Tudor has been a leader in the production of both men’s and ladies’ watches since the beginning. Although the brand was not officially established until 1946, its origins trace back two decades prior. In 1926, a Genevan watchmaker and dealer called the house of “Veuve de Philippe Hüther” registered the Tudor trademark for Hans Wilsdorf, the brand’s founder.
The first Tudor watches appeared in Australia six years later in 1932. These models are distinguished by a simple Tudor signature on the dial with the horizontal bar of the “T” extending above the other letters. The watches consisted of men’s and ladies’ styles, featuring an Art Deco aesthetic. Ladies’ models showcased elements like delicate engraving on the case, gem-set winding crowns, and, of course, the reliability Wilsdorf established with Tudor’s parent brand, Rolex. These very first Tudor timepieces also aligned with Wilsdorf’s philosophy for the brand: affordable luxury.
By 1936, the house of “Veuve de Philippe Hüther” had transferred the Tudor brand to Wilsdorf. At that time, the company adopted a new logo: a rose within a shield. The juxtaposition of these two elements symbolized the union of strength and beauty in Tudor’s creations.
The onset of WWII briefly stifled the expansion of the Tudor brand. However, following the war, Wilsdorf knew it was time to make the company official, and he founded Montres Tudor S.A. in 1946. A year later, the Tudor logo shed its shield, leaving only the rose, the symbol of the royal dynasty with the same name. The rose itself further emphasized the brand’s commitment to elegance and style. However, this was not at the expense of the robustness and technical prowess backed by the Wilsdorf name.
In the post-war era, Tudor also launched their first watches with water-resistant cases in both men’s and ladies’ variations. The ladies’ models were aimed at modern women who led sophisticated yet active lifestyles. A 1954 advertisement for the Tudor “Oyster Princess” featured an equestrian, a sport that epitomizes of grace and fortitude, much like the watch itself.
In addition to these more cutting-edge models, Tudor offered other more traditional watches. These masterpieces showcased the splendour of the fine art of watchmaking. They echoed some of the early Tudor ladies’ models of the 1930s, with dainty engravings and jewels. In a 1956 “Tweeds or Taffetas” ad, Tudor showcased their range of ladies’ offerings with the opening tagline, “whatever kind of watch you may want, for an active life or for evening elegance, Tudor, by Rolex, has the best of both worlds.”
This marriage of strength and beauty has continued to be a guiding principle for Tudor and their approach to ladies’ timepieces. This principle has been apparent from that initial 1930’s logo and the brand’s first official offerings to the watches they have produced in the past 50 years. The 1970s marked the era of the sport watch. This decade saw a Tudor advertisement with champion water skier Leigh Hansen wearing the Tudor Princess Oyster Date. It also marked the birth of Tudor’s first dive watch for women, the Princess Date Submariner.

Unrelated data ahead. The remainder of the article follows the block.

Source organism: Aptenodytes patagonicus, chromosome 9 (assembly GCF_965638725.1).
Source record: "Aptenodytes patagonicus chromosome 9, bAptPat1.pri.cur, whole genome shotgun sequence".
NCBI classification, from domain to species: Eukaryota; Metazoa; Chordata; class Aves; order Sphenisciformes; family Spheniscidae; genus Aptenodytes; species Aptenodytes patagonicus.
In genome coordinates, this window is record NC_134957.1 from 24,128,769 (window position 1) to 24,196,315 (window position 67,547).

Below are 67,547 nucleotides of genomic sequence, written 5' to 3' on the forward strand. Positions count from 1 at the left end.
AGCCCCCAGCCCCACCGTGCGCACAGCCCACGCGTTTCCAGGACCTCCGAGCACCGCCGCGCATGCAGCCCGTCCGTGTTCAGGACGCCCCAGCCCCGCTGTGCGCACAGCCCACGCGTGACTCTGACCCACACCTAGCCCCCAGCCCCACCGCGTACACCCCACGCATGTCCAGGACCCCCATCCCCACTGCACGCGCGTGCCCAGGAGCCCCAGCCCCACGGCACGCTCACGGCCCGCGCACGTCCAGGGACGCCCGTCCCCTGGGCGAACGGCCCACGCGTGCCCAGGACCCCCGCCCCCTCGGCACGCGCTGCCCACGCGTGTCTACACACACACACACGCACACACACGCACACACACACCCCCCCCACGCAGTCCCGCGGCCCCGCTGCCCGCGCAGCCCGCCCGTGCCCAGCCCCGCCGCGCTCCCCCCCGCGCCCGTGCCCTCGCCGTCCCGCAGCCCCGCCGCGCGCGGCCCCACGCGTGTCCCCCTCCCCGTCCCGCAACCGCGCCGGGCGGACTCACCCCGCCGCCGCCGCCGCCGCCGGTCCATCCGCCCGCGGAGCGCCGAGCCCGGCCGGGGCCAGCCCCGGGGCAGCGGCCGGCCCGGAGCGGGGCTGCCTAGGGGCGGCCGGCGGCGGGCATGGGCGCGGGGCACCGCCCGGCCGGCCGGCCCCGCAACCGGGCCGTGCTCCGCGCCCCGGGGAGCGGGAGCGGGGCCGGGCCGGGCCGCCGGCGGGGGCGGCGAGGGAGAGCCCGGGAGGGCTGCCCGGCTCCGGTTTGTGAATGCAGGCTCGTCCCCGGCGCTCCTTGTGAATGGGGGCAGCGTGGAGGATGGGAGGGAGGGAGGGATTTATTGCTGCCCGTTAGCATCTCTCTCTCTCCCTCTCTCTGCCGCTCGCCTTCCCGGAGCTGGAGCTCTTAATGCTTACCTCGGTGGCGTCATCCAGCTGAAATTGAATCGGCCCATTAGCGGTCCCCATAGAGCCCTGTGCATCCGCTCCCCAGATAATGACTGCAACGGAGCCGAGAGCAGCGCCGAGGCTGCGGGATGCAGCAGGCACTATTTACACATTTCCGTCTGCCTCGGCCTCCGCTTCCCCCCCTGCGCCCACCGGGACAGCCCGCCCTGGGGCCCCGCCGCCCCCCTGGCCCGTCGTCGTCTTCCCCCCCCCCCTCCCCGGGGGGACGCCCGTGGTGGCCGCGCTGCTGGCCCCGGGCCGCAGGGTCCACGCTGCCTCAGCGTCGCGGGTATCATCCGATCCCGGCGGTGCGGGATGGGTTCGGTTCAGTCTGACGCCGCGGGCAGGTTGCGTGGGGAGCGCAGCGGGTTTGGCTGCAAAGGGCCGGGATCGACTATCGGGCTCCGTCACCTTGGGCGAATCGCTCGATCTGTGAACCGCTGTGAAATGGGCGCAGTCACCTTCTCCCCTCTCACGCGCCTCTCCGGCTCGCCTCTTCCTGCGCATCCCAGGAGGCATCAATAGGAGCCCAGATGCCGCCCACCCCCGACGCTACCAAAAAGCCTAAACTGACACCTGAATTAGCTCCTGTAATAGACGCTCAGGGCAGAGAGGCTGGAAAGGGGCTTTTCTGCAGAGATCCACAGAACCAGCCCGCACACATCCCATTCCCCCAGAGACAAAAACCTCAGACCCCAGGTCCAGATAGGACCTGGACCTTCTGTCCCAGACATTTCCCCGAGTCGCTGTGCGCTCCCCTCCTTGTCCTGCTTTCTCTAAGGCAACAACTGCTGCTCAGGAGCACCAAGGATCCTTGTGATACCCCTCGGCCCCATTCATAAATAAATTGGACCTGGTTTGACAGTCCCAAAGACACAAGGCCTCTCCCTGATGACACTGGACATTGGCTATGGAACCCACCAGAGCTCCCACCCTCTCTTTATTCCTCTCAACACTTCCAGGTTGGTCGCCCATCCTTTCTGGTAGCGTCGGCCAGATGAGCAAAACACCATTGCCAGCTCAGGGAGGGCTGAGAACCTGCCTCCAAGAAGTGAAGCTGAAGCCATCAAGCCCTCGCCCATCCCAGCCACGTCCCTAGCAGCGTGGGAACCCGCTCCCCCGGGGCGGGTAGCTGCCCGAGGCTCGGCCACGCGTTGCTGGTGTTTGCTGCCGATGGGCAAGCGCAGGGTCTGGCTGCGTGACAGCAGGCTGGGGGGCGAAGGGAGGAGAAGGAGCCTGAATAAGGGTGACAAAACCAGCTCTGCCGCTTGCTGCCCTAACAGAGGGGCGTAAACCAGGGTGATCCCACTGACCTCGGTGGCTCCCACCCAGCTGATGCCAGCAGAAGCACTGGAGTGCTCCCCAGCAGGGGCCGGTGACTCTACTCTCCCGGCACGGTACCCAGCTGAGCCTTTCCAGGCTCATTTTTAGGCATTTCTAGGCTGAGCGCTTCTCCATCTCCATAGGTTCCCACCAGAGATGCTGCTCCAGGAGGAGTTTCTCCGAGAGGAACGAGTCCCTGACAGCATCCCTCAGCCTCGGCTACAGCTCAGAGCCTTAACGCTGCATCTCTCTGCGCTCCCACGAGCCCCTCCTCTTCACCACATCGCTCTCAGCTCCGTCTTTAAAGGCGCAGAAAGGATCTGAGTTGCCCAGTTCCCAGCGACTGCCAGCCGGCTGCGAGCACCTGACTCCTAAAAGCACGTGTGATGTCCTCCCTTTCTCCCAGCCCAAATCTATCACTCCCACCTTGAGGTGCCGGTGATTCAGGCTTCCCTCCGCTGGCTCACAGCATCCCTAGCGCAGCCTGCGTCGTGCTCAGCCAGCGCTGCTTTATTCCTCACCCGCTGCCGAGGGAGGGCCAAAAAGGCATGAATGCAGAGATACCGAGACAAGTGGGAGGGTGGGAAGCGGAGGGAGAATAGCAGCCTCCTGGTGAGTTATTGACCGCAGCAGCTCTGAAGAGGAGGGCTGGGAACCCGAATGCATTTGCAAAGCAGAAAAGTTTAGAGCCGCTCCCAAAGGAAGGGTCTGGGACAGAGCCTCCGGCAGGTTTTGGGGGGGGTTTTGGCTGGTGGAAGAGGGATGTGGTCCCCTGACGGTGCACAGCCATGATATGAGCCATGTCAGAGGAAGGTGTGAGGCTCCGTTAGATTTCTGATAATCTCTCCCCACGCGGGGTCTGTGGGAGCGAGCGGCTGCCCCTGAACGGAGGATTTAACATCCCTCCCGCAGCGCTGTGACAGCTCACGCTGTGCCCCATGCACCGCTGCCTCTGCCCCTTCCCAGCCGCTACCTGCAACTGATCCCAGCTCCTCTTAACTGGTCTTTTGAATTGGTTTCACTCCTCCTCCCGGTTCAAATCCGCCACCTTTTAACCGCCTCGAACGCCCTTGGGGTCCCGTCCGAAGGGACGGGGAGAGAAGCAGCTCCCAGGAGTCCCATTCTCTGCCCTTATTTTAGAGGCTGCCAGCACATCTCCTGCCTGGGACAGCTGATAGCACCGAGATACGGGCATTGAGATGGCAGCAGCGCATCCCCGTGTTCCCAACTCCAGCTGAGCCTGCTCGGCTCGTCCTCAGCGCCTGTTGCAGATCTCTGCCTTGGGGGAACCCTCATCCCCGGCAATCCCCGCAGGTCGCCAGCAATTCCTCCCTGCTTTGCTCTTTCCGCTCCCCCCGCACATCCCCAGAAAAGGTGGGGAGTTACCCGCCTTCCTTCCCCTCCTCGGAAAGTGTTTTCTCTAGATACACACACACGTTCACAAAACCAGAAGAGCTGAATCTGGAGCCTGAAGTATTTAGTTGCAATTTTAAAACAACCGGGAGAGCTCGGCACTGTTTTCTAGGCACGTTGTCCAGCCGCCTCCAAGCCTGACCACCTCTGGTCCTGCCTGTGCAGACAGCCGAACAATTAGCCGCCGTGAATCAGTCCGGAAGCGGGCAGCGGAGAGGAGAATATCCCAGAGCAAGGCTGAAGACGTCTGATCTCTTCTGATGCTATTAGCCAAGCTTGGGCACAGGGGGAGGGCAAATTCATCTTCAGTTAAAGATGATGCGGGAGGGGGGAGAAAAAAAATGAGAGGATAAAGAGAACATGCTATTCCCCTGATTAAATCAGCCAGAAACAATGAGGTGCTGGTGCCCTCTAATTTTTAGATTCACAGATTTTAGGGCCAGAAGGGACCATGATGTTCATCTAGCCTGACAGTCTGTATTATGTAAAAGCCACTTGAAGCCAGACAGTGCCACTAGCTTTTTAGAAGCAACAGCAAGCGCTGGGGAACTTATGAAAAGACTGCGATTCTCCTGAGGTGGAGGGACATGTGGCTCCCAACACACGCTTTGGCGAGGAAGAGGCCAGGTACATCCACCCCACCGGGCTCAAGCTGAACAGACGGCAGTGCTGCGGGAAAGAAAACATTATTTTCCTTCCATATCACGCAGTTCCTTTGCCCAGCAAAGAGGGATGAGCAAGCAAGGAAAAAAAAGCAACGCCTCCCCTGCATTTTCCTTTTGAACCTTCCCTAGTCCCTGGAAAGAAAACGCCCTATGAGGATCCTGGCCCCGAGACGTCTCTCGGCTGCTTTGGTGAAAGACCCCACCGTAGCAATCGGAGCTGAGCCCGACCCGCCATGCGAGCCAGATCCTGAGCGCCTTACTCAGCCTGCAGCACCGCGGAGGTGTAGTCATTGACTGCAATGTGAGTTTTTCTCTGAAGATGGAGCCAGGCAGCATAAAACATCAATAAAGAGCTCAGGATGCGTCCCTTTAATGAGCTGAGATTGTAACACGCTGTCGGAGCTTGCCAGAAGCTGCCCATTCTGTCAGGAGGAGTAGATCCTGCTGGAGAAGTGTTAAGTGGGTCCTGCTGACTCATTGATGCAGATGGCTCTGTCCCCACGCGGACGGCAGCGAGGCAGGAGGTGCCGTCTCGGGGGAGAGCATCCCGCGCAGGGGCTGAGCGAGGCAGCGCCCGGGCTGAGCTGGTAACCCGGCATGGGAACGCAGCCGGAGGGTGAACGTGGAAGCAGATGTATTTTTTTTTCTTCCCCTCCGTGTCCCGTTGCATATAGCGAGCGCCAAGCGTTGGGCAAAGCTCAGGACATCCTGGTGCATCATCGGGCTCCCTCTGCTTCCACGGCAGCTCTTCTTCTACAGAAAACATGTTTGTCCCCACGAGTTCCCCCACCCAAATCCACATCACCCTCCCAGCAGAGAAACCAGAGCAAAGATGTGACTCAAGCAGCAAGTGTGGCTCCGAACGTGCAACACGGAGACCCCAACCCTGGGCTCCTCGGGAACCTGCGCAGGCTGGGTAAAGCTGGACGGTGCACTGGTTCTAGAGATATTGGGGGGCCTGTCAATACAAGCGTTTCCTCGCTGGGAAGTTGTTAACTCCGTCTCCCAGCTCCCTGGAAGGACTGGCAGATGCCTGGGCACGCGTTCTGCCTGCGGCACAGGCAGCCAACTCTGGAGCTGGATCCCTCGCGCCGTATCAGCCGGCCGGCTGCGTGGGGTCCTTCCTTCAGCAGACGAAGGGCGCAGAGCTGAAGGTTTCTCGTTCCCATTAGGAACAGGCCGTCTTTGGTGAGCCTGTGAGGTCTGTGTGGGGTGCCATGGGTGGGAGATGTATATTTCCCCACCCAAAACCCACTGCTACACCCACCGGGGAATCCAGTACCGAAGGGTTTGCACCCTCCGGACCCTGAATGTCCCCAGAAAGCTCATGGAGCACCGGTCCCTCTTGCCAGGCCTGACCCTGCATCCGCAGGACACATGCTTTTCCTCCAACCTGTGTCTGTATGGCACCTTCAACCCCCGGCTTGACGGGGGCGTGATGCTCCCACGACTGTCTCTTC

Today, Tudor carries on the tradition of combining tasteful styling with advanced technology in their ladies’ timepieces. Their current offerings consist of five core collections, each with a specific focus. The most delicate family of watches, the Clair de Rose, pays homage to the brand’s earliest ladies’ watches. Like models past, this collection features delicately decorated dials and gem-set crowns among an array of other style options. Also honouring the brand’s heritage is the refined 1926 collection.
The line showcases vintage-inspired domed dials and intricate embossing on the dials in addition to other features to suit any unique taste. In contrast, Tudor’s Glamour line embodies the spirit of today’s modern women. The collection is defined by the brand’s interpretation of contemporary elegance, offering a range of both style and functional options. For a timeless model that transcends trends of past and present, look to the Style collection. These watches are simple, classic, and ideal for any occasion. Last but not least is Tudor’s Black Bay 32. As a nod to the brand’s original 1970s diver, the Black Bay 32 draws from their heritage and the famous Black Bay line.
Though Leigh Hansen predated the era of brand ambassadors, I like to think strong women have always represented Tudor. As of 2017, Lady Gaga has done just that. She joined the company as a brand ambassador and one of the faces of their “Born to Dare” campaign. Her bold, commanding presence in pop-culture exudes strength. Yet, her striking looks and femininity are undeniable. Like the Tudor watches she wears, Gaga personifies Tudor’s mission and legacy.